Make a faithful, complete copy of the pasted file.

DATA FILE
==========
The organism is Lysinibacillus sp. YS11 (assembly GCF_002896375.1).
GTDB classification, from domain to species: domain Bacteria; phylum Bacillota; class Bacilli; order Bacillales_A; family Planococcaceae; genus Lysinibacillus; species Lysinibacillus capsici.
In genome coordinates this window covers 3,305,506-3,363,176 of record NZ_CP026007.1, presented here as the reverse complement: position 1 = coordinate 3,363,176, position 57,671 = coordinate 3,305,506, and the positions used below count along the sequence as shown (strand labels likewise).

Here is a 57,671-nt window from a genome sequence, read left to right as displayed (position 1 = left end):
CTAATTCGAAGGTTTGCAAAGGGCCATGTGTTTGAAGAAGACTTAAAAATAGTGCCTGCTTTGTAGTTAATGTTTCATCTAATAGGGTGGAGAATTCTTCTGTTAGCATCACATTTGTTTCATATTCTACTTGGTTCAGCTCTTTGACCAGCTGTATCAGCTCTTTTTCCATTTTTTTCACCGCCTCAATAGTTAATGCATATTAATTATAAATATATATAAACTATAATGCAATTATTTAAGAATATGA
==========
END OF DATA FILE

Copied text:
The organism is Lysinibacillus sp. YS11 (assembly GCF_002896375.1).
GTDB classification, from domain to species: domain Bacteria; phylum Bacillota; class Bacilli; order Bacillales_A; family Planococcaceae; genus Lysinibacillus; species Lysinibacillus capsici.
In genome coordinates this window covers 3,305,506-3,363,176 of record NZ_CP026007.1, presented here as the reverse complement: position 1 = coordinate 3,363,176, position 57,671 = coordinate 3,305,506, and the positions used below count along the sequence as shown (strand labels likewise).

Here is a 57,671-nt window from a genome sequence, read left to right as displayed (position 1 = left end):
CTAATTCGAAGGTTTGCAAAGGGCCATGTGTTTGAAGAAGACTTAAAAATAGTGCCTGCTTTGTAGTTAATGTTTCATCTAATAGGGTGGAGAATTCTTCTGTTAGCATCACATTTGTTTCATATTCTACTTGGTTCAGCTCTTTGACCAGCTGTATCAGCTCTTTTTCCATTTTTTTCACCGCCTCAATAGTTAATGCATATTAATTATAAATATATATAAACTATAATGCAATTATTTAAGAATATGA